Honor service members who sacrificed lives

Published 8:43 am Monday, May 26, 2014

Guest Column, by Amy Klobuchar

Memorial Day is about honoring those brave men and women and their families who gave the ultimate sacrifice for our great nation. It is a day to show respect and honor those we have lost.

Amy Klobuchar

Amy Klobuchar

Finding the right way to honor these brave Americans and their families is always a humbling endeavor. How do you really thank someone who risked their life for your freedom? How do you thank the mom whose son or daughter was sent off into service and never returned?

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The truth is, we can’t. We can never truly repay the debt we owe to those we have lost and their families. But what we can do is honor them by remembering those who are still with us. To ensure opportunities are available to our service members when they take off the uniform and transition into civilian life.

Consider Tom Tuccitto of Scandia. Tom was born on Veterans Day in 1948. He served in Vietnam as a sergeant and squad leader. By the time his tour had ended, Tuccitto had been wounded twice in action, earning Purple Hearts. He was also decorated for gallantry with two Silver Stars and for heroism with a Bronze Star.

He returned to Minnesota to become a prominent member of the community. He went to work for 3M for 40 years and became a volunteer firefighter, continuing to save lives. He was active in community service and in supporting youth athletic programs as a coach in football, hockey, baseball and softball. Tom passed away in 2007, but at this year’s Vietnam Veterans Day of Recognition at Forest Lake, a scholarship was given in Tom’s honor.

Tom’s story of service following his time in the military is the example we should strive to achieve with all veterans. Especially today as U.S. forces return home from over a decade of war. Unfortunately, whether it is with education, employment, health care or reintegration, we know our service members face many challenges as they transition out of the military and into civilian life.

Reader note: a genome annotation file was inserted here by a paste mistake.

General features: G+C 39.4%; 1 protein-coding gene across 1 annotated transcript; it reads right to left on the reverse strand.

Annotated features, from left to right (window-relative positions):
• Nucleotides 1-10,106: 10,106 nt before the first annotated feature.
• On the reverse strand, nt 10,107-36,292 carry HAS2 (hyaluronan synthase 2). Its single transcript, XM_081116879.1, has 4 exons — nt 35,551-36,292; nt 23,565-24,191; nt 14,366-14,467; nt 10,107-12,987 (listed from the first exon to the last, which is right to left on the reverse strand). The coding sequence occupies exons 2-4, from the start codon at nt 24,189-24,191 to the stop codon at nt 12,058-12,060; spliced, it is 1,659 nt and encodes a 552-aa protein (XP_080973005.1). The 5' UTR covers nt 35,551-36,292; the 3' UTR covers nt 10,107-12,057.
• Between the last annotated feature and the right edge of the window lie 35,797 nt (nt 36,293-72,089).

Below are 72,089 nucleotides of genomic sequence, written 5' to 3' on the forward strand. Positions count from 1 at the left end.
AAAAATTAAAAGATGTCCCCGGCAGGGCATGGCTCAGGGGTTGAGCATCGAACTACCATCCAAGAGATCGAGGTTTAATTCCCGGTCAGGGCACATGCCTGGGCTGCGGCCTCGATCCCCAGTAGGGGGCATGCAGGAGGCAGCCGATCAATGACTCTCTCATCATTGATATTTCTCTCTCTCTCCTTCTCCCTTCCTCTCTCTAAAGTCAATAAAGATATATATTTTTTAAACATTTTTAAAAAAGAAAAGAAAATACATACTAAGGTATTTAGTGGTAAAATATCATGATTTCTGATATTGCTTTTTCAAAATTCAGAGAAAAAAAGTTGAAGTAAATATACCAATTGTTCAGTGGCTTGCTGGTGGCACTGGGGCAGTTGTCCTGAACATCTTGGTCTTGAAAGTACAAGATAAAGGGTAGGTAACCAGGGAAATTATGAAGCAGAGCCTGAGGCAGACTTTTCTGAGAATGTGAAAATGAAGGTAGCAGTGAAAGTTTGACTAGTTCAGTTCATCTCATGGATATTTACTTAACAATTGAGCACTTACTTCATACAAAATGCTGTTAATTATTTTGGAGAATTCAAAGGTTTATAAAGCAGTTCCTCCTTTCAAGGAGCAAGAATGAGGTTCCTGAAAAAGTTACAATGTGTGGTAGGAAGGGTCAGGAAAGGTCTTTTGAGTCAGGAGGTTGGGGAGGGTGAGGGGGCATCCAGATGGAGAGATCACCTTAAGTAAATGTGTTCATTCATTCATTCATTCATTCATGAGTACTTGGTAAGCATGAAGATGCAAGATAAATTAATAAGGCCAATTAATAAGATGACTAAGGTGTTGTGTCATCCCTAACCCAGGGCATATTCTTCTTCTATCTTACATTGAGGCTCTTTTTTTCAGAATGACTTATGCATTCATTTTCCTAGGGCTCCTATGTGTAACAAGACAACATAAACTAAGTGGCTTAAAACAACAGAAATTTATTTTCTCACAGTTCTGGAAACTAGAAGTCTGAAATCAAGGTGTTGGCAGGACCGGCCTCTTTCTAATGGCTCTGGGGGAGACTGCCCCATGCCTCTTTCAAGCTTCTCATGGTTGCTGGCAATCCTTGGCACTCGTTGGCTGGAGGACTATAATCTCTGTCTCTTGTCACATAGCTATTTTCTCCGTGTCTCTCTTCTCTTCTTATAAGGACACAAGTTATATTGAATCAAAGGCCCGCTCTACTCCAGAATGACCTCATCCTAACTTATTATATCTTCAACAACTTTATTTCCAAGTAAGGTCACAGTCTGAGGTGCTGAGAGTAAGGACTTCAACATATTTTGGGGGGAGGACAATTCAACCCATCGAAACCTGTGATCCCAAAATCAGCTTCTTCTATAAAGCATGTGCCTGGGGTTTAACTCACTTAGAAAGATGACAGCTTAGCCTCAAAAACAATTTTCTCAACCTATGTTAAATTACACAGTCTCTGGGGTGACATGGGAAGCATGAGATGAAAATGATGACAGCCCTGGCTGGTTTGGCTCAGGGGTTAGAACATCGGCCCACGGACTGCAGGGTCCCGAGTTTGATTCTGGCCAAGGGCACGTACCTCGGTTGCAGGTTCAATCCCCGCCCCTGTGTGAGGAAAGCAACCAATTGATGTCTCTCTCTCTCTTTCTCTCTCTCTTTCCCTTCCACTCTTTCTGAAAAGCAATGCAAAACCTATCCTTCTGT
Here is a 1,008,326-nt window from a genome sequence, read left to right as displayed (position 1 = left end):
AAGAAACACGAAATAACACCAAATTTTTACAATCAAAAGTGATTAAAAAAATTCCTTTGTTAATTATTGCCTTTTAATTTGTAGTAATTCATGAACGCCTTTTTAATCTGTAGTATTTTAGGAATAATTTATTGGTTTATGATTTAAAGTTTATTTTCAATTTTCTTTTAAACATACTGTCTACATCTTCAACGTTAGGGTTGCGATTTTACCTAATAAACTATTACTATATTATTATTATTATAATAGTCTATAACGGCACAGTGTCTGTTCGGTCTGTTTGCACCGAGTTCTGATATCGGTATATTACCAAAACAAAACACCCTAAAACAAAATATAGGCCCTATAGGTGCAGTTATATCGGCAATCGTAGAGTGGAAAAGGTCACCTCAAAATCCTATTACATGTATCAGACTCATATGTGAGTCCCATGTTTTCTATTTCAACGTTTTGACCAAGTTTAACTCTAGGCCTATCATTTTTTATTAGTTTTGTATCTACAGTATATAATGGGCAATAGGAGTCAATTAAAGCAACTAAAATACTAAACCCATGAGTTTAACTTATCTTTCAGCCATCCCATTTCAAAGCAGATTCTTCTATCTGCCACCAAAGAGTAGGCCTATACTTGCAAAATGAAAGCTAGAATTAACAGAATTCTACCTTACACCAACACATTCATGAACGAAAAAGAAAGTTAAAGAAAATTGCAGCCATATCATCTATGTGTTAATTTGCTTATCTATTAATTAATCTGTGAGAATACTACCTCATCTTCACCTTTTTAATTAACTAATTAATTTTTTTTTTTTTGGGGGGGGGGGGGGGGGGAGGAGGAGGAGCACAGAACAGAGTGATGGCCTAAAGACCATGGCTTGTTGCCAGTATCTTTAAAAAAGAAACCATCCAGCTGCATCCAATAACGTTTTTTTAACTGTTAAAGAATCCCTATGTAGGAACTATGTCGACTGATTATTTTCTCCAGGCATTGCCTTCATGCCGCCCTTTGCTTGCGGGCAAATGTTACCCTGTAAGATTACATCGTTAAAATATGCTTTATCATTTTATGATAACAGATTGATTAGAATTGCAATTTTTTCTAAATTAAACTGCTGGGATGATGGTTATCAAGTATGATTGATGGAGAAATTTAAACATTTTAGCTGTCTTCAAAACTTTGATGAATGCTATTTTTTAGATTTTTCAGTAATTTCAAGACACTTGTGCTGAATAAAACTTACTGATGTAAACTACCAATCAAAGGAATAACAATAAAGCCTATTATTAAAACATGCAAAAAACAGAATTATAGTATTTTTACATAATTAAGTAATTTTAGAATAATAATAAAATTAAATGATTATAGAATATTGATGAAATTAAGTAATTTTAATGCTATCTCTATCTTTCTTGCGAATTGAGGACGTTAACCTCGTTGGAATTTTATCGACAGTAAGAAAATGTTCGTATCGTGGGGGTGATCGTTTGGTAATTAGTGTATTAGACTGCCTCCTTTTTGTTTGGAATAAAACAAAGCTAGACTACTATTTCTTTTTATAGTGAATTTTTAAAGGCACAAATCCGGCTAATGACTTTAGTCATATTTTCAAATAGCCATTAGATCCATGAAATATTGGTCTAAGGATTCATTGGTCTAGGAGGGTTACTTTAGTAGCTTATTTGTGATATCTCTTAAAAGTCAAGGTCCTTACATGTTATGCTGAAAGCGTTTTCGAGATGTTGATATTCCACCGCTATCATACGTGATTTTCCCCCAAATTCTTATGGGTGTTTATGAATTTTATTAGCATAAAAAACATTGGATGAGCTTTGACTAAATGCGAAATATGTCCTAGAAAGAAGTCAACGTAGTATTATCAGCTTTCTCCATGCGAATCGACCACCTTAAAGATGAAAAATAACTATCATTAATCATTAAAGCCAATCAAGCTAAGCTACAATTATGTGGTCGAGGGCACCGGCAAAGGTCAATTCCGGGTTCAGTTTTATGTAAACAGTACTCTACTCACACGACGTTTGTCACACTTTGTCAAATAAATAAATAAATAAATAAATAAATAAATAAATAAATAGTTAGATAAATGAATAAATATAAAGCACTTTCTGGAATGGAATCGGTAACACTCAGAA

While things continue to improve, the unemployment rate for veterans of the post-9/11 wars is still significantly above the national average at 6.9 percent. There is no reason why veterans should face higher rates of unemployment. They are disciplined, dedicated and bring valuable experience to the table. They have life-saving skills that can help keep our communities strong and safe.

We need to close this gap and ensure veterans can transition their skills to continue serving here at home. This includes initiatives such as my legislative proposals to encourage law enforcement agencies to hire veterans by expanding the Troops to Cops program, and to streamline the process for veterans to become paramedics or commercial drivers — jobs that many have already received training for in the military.

Minnesotans have always understood the debt we owe our veterans. Ours is a state where we wrap our arms around the people who serve and sacrifice for us. Let’s keep that tradition strong this Memorial Day and honor those we have lost by keeping our promises to their families and to those veterans and servicemembers still with us today.


U.S. Sen. Amy Klobuchar, DFL-Minneapolis, is in her second term.